On the flip side, at Schoolwires each and every “client” really legitimately matters.

Using the word “clients” creates a subconscious increase in respect and professionalism throughout our entire organization. Our work environment fosters empathy, camaraderie and interpersonal relationships between our staff members and our clients. It also makes a difference in the way I approach design and usability testing. I’m not designing for the faceless masses, I’m designing and testing products that can improve the lives of the clients I know and care about.

We love our clients, and our clients love us! We’ve achieved 95% or higher client retention rates for the past 5 years in a row, which is an insanely high percentage in the tech industry.

So you want your company to start adopting a user centered product design strategy? Start by calling your users clients instead of customers.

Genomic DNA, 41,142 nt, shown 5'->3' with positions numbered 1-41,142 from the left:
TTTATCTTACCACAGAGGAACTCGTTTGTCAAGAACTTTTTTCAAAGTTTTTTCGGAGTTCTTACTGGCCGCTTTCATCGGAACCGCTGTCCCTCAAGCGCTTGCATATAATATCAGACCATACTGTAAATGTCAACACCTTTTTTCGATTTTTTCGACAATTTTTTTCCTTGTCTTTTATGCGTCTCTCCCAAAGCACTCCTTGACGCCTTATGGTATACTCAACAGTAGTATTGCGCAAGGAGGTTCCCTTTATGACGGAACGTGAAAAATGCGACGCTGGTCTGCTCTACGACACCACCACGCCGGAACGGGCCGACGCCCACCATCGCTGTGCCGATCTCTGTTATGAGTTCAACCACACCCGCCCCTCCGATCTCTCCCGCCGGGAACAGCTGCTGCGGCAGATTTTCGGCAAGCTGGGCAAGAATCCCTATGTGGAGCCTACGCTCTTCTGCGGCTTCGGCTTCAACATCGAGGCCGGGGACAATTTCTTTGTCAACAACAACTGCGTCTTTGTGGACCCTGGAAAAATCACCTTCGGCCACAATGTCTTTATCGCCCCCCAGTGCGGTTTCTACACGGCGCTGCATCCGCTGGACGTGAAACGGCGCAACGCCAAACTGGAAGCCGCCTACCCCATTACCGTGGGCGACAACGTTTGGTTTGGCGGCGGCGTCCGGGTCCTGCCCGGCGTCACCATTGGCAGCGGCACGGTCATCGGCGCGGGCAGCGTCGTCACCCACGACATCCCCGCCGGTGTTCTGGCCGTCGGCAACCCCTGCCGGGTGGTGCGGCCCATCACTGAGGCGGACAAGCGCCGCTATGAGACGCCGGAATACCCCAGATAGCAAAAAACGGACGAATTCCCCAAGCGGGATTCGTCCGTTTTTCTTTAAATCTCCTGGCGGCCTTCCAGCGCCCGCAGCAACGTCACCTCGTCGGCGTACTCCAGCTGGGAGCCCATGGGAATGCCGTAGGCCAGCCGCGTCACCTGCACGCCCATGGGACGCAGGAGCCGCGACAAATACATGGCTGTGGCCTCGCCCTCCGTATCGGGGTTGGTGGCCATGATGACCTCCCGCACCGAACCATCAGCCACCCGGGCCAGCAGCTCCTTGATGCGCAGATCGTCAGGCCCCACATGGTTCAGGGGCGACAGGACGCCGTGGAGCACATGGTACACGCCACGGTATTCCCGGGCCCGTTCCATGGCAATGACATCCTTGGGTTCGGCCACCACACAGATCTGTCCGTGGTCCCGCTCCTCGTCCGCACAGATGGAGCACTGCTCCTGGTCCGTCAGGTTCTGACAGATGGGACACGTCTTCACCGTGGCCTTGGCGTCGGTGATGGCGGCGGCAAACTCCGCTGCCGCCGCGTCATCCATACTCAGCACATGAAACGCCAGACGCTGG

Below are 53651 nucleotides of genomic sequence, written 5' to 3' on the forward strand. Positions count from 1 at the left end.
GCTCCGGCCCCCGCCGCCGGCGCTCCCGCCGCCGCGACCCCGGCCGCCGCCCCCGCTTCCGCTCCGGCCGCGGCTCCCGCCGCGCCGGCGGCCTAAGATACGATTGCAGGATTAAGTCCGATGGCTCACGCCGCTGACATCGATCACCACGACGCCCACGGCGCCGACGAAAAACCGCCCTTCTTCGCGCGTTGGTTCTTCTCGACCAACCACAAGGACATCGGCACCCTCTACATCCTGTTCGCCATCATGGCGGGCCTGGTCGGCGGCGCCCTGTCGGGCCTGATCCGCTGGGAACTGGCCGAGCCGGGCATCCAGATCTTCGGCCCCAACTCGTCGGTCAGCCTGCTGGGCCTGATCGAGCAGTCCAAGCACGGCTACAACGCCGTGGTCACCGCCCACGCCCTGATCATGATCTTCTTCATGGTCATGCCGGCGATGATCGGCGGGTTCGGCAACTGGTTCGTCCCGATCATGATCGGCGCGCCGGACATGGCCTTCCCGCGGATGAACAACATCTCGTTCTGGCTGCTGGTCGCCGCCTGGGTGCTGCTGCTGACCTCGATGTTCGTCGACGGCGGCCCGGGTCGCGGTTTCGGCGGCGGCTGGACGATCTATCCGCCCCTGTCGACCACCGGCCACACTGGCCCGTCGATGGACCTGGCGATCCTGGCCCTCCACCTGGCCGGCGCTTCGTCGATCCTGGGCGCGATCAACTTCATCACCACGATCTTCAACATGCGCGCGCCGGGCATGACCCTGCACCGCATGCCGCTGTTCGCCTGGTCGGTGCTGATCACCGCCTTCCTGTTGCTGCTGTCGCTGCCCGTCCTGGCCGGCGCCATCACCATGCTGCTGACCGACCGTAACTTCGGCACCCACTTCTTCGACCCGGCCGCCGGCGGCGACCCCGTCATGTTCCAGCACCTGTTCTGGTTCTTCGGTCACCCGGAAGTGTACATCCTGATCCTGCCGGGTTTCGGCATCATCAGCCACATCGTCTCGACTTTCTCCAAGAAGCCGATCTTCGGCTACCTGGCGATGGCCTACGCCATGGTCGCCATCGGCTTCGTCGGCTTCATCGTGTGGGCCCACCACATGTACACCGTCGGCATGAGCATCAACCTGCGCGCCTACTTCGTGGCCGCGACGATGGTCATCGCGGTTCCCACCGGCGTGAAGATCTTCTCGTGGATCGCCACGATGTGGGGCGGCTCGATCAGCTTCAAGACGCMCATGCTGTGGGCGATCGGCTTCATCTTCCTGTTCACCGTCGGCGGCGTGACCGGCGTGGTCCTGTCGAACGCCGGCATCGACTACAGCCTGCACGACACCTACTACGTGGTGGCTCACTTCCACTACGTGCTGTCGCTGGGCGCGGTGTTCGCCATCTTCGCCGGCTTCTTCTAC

I think you’ll be surprised by how much of a ripple effect changing a single word can make throughout your entire organization, let alone the huge impact it can have on your future designs.

Is Working For A Startup Right for You?

  
Today we’re going to address the age old question: Is working for a startup right for you?

Before you can answer the question of whether a particular startup is right for you, you need to define exactly what it is that you value in a workplace.

I had a really fascinating Twitter discussion today with another UX pro (Micah Herstand @micahherstand) about why we love startups. And you know what? The longer we chatted the more I realized that we had completely different views of startups, and often times polar opposite reasons for loving them.

Then it dawned on me… that’s because our experiences were working for completely different startups, with vastly different cultures and values.

Then an even bigger realization struck. I don’t love working for startups, I love working for MY startup because it fits my lifestyle and personality.

Questions You Need To Ask To Know If A Particular Startup Is Right For You

1. What are their views on work life balance?